July 12, 2013 Even before Between Shades of Gray hit shelves, it was obvious that Ruta Sepetys’s debut novel was about to take the literary world by storm. Earning four starred reviews—one from every pre-publication review site in the country—is practically unheard of, even for veteran novelists. Between Shades of Gray, pronounced Kirkus, “deserves the widest possible readership.”
As it turned out, “widest possible readership” is an understated way of putting it. The novel, which tells the story of fifteen-year-old Lina, deported from her home in Lithuania to a series of Siberian gulags during Stalin’s reign of terror, earned rhapsodic reviews and made best-of lists around the media, including at both The New York Times Book Review and The New York Times. And that was just in hardcover. Since then, the book has won an almost uncountable number of awards and has found its way into print in twenty-six languages and forty-three countries.
Besides launching Sepetys’s writing career into the stratosphere, Between Shades of Gray also brought a shadowy part of European history—Stalin’s systematic efforts at ethnic cleansing in the Baltic states of Lithuania, Latvia, and Estonia—into the light. A year ago, in gratitude for the way the book has raised awareness of the nation’s suffering during the aftermath of World War II, the prime minister of Lithuania presented Sepetys with a Patriot Award.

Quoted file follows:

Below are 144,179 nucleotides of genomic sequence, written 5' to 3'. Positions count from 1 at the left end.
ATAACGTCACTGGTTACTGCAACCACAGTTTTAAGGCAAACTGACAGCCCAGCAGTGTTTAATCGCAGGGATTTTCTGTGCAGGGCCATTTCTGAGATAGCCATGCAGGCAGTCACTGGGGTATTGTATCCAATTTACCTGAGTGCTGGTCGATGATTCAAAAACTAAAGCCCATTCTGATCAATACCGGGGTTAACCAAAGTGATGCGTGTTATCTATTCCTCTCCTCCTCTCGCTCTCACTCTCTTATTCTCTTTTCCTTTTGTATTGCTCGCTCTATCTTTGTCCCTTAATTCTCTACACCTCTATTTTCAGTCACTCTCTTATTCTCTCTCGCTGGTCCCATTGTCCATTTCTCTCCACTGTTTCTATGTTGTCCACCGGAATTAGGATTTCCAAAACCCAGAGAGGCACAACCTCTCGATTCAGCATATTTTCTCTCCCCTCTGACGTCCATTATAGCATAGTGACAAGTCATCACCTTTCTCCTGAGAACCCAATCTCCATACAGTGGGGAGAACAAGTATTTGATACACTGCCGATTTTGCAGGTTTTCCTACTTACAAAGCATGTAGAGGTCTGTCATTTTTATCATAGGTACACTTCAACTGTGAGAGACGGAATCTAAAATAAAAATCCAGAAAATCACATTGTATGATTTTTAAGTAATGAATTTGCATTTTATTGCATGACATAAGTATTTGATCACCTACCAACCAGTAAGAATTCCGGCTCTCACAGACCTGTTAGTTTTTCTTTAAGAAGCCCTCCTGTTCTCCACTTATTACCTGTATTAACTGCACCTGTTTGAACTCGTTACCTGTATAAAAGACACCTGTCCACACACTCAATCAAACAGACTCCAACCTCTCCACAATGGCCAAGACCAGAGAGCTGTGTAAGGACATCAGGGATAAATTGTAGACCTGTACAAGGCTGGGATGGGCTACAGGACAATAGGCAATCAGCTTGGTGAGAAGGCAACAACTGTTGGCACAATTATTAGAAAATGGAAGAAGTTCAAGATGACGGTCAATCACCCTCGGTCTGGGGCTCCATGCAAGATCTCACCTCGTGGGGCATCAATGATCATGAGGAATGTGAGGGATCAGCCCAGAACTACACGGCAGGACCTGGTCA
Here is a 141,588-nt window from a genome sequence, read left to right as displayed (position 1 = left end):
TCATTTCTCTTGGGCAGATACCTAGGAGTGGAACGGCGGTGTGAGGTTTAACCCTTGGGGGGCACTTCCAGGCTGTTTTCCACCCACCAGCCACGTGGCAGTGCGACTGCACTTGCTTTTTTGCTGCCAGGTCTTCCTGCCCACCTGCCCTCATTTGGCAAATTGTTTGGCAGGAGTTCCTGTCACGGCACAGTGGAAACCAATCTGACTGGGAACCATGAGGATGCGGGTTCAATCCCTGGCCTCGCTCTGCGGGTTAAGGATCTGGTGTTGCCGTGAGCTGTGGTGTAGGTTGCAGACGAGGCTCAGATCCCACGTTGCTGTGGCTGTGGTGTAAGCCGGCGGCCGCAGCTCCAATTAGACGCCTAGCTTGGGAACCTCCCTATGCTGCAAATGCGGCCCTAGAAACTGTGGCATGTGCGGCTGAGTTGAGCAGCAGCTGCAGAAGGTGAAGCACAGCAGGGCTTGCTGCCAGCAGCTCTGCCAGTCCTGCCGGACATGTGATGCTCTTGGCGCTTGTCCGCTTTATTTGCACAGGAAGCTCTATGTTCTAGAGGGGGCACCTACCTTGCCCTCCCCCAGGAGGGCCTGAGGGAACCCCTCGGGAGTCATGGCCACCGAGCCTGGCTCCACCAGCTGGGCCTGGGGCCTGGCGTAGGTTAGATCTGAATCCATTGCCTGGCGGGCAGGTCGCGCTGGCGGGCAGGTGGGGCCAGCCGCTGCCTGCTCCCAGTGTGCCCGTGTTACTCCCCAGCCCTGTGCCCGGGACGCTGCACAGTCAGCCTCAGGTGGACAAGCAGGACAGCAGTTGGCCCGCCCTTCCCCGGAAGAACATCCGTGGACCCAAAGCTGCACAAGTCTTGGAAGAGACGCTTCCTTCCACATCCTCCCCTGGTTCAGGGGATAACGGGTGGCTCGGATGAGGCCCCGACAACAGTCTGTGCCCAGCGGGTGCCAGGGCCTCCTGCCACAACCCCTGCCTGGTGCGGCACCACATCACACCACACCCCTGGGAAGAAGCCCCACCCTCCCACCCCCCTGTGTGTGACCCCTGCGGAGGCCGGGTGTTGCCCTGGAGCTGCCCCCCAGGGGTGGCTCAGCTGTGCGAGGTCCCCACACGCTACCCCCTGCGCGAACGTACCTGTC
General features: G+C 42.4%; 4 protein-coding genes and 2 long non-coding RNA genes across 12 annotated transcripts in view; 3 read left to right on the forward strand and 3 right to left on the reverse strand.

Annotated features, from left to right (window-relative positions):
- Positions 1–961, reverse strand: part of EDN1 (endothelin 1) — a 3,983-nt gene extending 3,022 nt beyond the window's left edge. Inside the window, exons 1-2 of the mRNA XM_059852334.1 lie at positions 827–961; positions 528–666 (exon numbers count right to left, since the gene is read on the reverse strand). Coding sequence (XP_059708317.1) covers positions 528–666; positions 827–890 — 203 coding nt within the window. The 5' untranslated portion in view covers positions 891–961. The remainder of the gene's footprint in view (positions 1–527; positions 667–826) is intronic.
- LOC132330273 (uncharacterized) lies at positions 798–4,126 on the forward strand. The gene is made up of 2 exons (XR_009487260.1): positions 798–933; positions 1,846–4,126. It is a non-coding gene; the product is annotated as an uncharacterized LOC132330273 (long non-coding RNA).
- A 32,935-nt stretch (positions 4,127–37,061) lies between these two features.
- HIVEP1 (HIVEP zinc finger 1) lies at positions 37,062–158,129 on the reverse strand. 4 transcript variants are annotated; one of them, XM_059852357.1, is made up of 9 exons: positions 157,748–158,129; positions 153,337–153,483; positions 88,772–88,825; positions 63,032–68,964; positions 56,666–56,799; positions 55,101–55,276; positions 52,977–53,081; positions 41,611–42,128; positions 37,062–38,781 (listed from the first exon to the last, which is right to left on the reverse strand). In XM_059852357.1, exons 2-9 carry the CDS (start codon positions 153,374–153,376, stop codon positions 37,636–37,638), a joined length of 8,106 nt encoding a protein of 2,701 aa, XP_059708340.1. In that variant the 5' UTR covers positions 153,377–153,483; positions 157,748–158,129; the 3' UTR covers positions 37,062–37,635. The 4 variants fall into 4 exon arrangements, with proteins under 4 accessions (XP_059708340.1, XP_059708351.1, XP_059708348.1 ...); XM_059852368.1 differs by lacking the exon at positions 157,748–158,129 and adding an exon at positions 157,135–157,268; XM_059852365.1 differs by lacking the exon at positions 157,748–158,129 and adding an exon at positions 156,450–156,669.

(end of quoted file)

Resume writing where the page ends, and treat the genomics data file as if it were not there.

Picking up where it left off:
At the Presidential Palace in Vilnius last weekend, the president of Lithuania went the prime minister one better and conferred on Sepetys the honor of “Cross of the Knight of the Order.” (The Order for Merits to Lithuania contain five classes in ascending order: Knight, Officer, Commander, Grand Commander, and Grand Cross.) A golden book is attached to the medal Sepetys received in connection with the recognition. “It is an indescribable honor,” Sepetys said at the ceremony. “As writers, we try to give voice to those who will never have a chance to tell their story. My goal is that through studying these tragic parts of history we can learn from them, and create hope for a more just future.”
To see photos from the parade and ceremony, visit Sepetys’s Facebook page here. To read more of Chapter 16‘s extensive coverage of Between Shades of Gray—and a review of Sepetys’s subsequent novel, Out of the Easy—click here.
For more updates on Tennessee authors, please visit Chapter 16’s News & Notes page, here.
Tagged: Children & YA